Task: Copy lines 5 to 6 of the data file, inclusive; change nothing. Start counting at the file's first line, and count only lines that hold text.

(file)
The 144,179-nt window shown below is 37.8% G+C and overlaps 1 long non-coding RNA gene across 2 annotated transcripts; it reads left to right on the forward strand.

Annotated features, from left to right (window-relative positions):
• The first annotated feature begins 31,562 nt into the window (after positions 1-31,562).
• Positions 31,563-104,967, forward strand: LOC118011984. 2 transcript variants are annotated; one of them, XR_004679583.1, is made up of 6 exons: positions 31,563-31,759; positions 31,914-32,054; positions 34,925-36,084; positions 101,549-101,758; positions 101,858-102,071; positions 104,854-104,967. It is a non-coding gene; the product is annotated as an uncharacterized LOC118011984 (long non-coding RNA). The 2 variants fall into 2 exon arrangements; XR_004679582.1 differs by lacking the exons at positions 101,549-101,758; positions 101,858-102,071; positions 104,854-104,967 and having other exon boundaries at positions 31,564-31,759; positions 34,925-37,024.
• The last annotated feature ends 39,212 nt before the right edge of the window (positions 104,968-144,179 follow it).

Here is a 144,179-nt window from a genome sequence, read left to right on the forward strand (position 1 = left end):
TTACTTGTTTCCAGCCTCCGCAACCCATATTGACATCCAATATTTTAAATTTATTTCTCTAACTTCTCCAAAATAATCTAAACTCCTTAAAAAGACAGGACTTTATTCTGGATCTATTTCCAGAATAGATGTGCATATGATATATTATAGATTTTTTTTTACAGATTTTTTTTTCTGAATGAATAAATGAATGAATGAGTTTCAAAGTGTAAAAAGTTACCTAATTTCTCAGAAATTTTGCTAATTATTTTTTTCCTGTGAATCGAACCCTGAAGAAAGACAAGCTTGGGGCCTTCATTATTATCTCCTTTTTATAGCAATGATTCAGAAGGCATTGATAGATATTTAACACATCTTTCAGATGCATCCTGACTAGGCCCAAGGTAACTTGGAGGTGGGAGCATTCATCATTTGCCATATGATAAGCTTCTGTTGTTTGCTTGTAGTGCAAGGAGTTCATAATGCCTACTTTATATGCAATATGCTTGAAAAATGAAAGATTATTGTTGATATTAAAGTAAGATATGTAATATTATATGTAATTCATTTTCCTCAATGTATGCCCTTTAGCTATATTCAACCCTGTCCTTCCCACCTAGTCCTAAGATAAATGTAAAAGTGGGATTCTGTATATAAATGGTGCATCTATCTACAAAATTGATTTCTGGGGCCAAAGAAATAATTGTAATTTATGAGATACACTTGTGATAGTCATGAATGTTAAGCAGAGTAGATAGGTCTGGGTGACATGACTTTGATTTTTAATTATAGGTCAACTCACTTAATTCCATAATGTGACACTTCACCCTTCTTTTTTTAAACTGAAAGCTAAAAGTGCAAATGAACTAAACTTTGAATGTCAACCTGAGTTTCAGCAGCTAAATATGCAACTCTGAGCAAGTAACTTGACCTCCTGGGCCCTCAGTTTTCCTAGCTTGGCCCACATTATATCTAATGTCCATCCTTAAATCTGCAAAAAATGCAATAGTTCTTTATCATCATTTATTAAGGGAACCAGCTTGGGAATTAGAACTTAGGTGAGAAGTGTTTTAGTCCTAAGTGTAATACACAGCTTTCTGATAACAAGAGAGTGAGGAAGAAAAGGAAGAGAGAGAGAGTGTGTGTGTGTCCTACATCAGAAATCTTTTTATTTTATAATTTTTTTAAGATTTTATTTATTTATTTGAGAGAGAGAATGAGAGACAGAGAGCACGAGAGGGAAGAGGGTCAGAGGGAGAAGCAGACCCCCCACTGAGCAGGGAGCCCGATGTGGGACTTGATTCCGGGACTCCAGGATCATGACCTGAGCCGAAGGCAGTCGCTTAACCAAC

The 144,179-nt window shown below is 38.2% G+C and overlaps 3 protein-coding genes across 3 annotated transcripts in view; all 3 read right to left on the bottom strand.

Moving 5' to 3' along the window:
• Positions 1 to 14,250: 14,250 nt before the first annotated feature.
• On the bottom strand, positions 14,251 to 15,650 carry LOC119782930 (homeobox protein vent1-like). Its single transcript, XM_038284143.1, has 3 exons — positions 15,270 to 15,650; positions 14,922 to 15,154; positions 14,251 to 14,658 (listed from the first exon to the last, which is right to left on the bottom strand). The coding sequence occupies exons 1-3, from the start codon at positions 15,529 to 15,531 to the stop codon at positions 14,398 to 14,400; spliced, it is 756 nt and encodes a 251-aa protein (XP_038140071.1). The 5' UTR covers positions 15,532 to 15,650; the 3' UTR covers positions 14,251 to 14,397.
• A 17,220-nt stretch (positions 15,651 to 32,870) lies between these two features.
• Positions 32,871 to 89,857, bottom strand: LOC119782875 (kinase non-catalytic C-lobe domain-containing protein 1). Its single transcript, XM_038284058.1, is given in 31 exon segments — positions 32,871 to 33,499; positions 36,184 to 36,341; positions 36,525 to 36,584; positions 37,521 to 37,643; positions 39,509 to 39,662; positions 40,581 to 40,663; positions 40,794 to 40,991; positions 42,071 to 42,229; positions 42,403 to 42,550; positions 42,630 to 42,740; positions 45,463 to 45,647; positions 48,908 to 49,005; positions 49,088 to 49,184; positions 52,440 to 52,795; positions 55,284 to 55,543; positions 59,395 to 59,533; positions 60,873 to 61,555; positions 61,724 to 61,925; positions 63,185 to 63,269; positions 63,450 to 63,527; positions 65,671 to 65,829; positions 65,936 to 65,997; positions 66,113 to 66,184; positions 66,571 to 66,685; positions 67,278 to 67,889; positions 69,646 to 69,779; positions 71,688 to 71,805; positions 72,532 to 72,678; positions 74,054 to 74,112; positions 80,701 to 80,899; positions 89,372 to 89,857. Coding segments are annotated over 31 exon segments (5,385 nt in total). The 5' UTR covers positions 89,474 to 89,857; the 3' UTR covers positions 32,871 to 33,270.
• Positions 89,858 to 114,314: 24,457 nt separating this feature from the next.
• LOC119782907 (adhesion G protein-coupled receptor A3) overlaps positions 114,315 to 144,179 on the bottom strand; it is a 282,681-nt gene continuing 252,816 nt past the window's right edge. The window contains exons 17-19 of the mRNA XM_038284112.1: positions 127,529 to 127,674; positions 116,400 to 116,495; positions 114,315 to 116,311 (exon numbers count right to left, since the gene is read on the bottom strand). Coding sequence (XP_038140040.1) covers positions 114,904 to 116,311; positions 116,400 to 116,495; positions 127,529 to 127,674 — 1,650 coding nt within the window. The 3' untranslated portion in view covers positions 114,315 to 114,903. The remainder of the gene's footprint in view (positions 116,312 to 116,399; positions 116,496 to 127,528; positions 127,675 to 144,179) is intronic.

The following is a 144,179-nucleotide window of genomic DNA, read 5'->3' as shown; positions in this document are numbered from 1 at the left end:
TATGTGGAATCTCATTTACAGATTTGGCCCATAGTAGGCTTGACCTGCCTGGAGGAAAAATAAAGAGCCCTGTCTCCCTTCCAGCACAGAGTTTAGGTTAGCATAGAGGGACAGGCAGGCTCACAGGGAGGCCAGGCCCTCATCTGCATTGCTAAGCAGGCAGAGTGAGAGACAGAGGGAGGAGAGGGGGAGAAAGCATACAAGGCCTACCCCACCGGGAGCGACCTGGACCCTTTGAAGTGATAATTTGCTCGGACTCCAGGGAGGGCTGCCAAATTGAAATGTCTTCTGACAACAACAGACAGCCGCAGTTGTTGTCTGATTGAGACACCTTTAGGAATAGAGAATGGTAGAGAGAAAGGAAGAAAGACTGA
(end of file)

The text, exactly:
• The last annotated feature ends 39,212 nt before the right edge of the window (positions 104,968-144,179 follow it).

Here is a 144,179-nt window from a genome sequence, read left to right on the forward strand (position 1 = left end):